I wouldn't speak too highly of the cord construction, and the wires leading up to each earbud are pretty thin. The cord does terminate in an L-shaped plug, which is good, although those with thicker "tough" cases on their smartphones may have some trouble getting the plug into the headphone jack.
As for the sound quality, what's impressive about the ErgoFit RP-HJE120 earphones is that they actually sound decent and compare favorably with many earphones costing $25 to $30. By that I mean you get a reasonable amount of both bass and detail, and they only tend to reveal their truly budget nature on quieter, more refined tracks (jazz, acoustical material) where they're apt to have a harsher edge. They also have their limitations with bass-heavy material.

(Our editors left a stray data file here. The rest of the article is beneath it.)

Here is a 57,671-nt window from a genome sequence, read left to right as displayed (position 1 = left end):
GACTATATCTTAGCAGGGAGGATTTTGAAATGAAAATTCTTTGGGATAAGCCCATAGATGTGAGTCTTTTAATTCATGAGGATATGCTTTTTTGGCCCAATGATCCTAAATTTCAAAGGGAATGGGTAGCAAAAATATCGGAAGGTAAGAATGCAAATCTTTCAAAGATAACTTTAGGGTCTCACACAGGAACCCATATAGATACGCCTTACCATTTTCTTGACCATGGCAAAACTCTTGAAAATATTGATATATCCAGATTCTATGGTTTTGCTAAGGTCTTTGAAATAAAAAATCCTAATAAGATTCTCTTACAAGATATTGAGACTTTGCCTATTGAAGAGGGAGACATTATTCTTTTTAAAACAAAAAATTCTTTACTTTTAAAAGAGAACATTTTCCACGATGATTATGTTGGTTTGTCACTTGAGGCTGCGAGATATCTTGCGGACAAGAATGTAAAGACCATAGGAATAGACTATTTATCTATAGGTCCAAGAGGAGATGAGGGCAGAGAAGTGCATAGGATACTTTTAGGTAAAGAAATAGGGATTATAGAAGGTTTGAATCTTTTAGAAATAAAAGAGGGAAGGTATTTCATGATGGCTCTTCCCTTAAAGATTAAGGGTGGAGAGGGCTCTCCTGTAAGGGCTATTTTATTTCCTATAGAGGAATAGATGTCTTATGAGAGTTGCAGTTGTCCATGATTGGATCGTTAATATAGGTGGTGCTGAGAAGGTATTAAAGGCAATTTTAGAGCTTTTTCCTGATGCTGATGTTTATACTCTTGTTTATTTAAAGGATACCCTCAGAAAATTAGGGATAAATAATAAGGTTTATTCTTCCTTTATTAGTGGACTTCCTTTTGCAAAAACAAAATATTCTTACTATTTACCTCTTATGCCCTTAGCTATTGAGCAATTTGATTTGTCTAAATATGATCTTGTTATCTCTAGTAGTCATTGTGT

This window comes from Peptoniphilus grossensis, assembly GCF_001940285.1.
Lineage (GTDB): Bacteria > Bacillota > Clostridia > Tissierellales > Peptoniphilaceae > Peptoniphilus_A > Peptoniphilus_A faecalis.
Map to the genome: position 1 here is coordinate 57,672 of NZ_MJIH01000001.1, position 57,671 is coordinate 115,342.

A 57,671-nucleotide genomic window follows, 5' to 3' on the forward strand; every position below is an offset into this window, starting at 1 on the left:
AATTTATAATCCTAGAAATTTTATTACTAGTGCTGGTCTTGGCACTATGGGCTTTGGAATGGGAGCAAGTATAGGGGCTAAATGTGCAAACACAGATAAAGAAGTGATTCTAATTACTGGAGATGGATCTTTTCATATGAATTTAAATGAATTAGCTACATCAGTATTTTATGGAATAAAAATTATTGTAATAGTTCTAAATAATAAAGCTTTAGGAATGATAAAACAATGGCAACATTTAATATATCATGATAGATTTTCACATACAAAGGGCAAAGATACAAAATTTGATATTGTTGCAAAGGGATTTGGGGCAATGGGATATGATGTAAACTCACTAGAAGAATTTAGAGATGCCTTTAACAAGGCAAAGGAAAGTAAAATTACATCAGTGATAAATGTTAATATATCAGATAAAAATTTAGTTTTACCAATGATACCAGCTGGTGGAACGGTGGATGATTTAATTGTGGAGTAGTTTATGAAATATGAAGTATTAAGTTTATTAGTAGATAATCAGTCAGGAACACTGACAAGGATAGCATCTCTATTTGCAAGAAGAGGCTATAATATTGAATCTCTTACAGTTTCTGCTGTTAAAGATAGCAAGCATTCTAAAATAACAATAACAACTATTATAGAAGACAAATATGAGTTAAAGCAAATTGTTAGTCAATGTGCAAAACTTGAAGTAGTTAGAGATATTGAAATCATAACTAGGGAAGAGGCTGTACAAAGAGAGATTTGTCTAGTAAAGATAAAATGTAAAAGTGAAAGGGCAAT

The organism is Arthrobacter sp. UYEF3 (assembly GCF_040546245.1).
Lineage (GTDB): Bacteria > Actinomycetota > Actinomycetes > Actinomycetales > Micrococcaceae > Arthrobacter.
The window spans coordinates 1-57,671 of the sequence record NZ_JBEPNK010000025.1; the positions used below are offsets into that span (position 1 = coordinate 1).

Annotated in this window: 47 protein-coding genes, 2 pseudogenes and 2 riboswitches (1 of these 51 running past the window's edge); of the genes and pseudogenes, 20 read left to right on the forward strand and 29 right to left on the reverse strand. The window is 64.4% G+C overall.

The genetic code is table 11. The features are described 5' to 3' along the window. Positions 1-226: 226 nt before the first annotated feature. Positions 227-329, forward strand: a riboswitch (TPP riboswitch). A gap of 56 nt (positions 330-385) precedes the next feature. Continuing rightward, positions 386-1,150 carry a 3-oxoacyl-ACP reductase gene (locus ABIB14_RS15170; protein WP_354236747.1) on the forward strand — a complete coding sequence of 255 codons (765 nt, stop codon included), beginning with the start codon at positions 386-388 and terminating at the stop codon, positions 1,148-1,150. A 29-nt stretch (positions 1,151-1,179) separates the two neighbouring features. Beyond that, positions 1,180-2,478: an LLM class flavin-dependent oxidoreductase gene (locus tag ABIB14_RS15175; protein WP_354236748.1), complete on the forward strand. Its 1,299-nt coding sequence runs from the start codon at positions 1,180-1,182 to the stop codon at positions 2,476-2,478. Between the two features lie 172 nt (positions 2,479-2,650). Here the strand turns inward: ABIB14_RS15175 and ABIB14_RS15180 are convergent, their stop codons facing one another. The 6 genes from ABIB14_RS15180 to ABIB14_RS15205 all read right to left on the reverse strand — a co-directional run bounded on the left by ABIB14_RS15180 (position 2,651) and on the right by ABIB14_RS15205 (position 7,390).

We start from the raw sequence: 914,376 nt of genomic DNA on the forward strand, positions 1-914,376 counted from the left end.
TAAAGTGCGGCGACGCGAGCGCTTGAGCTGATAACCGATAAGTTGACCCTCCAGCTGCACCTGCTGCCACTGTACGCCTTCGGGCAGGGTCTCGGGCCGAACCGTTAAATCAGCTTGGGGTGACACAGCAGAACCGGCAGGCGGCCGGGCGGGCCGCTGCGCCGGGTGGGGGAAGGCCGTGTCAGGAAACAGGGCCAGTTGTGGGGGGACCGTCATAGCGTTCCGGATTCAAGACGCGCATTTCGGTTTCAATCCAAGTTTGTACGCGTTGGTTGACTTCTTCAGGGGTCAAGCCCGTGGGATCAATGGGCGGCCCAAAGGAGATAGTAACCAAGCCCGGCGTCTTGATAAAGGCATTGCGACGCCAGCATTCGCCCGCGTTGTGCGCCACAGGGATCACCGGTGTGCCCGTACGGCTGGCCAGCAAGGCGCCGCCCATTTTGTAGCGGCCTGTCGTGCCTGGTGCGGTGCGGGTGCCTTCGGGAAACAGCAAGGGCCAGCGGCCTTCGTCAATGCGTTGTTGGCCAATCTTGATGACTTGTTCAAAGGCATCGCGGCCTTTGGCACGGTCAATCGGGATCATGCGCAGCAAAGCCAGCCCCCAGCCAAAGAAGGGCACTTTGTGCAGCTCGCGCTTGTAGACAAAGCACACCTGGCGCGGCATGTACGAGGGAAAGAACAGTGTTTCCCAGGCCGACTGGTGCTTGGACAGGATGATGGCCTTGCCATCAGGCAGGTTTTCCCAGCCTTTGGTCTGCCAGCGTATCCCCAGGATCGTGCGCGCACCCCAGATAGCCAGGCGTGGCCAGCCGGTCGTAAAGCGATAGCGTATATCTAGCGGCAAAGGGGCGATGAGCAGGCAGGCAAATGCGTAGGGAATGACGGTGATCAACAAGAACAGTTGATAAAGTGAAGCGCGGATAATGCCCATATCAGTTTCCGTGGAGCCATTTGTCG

I passed them over to fellow CNET editor Matthew Moskovciak, who's usually pretty hard on headphones, and he had mostly good things to say. "Not bad," he said. "Not bad at all." He liked them with rock tracks but didn't find them quite as pleasant when listening to The Beatles, for instance.
Editor Justin Yu was equally impressed after listening to them and recommended them as a more cost-effective replacement for the stock Apple earbuds.
I don't want to raise your expectations too much, but whether you're in the habit of losing things or breaking $30 to $40 earphones (Skullcandy, I'm looking at you), or just looking for lightweight earphones to use at the gym, you should definitely give these a try.
At around $6, you don't have much to lose. If worst comes to worst and they don't fit as well as you'd hoped, you can always give them to someone else. And if you do like them, well, you might just end up getting a second pair in a different color.